Steven Dutch, Professor Emeritus, Natural and Applied Sciences, Universityof Wisconsin - Green Bay
These photos were taken on a Geological Society of America field trip, October 15, 2005, run by Ron Bruhn, Christopher DuRoss, Ronald Harris and William Lund.
|Above: large landslide along I-15 north of Nephi||Below: looking north along the Wasatch Fault.|
|Left: looking west from atop the scarp.
Below: looking north along the Wasatch Fault. The Pleistocene alluvial fan is offset by about 20 meters. Rupture is estimated to have begun about 70,000 years ago.
|Left and below: the deeper shadows at the base of the scarp show the slope is steeper there, possibly indicating more recent and rapid uplift.|
|Below: looking south along the fault. The older alluvium is eroded away here and the rupture in this Holocene fan amounts to about 6 meters.|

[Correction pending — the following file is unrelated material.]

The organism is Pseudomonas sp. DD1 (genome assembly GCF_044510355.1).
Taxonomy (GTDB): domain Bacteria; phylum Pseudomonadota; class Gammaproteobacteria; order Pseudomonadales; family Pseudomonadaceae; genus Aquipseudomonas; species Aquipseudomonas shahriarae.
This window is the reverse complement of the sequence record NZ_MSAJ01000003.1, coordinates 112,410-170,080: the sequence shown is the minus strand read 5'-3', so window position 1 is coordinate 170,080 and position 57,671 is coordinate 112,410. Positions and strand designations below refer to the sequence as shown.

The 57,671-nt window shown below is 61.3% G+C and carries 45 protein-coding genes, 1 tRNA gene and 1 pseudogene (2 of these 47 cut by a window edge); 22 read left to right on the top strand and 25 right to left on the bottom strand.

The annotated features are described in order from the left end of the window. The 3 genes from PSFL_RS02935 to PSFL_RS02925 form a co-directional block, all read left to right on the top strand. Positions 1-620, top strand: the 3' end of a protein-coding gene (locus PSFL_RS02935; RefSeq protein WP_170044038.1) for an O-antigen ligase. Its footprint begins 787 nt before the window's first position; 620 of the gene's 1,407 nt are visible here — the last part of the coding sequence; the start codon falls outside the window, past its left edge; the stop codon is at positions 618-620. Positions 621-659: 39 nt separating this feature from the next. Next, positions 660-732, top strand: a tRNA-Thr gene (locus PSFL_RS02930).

|Left and below: typical arid climate weathering textures in limestone. Etching and rough surface textures are characteristic. Note the crinoid stems in the cobble below.|
|Left and below: perfect lighting accentuates the scarp north of Nephi. Unfortunately, window reflections hinder the view. Fortunately, digital processing makes them a lot less prominent.|
Bruhn, R. L., DuRoss, C. B., Harris, R. A., and Lund, W. R., 2005; Neotectonics and Paleoseismology of the Wasatch Fault, Utah, in Pedersen, J. and Dehler, C. M., eds., Interior Western United States: Geological Society of America Field Guide number 6, p. 231-250, doi: 10.1130/2005.fld006(11).
Created 18 November 2005, Last Update 10 June 2020